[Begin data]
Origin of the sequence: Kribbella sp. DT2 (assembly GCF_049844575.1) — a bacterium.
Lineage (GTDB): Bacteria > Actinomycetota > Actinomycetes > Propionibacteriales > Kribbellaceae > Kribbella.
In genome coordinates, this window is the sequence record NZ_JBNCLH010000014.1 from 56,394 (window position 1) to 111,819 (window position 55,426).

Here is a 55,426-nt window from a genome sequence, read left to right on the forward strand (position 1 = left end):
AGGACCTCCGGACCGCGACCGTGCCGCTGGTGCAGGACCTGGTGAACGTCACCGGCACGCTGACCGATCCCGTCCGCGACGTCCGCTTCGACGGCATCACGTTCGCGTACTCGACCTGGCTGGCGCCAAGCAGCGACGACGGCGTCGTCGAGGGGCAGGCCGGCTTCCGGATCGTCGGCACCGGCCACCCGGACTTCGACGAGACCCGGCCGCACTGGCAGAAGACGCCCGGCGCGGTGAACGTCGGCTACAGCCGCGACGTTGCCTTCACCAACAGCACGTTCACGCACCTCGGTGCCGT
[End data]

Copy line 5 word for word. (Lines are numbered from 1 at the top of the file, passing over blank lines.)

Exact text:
AGGACCTCCGGACCGCGACCGTGCCGCTGGTGCAGGACCTGGTGAACGTCACCGGCACGCTGACCGATCCCGTCCGCGACGTCCGCTTCGACGGCATCACGTTCGCGTACTCGACCTGGCTGGCGCCAAGCAGCGACGACGGCGTCGTCGAGGGGCAGGCCGGCTTCCGGATCGTCGGCACCGGCCACCCGGACTTCGACGAGACCCGGCCGCACTGGCAGAAGACGCCCGGCGCGGTGAACGTCGGCTACAGCCGCGACGTTGCCTTCACCAACAGCACGTTCACGCACCTCGGTGCCGT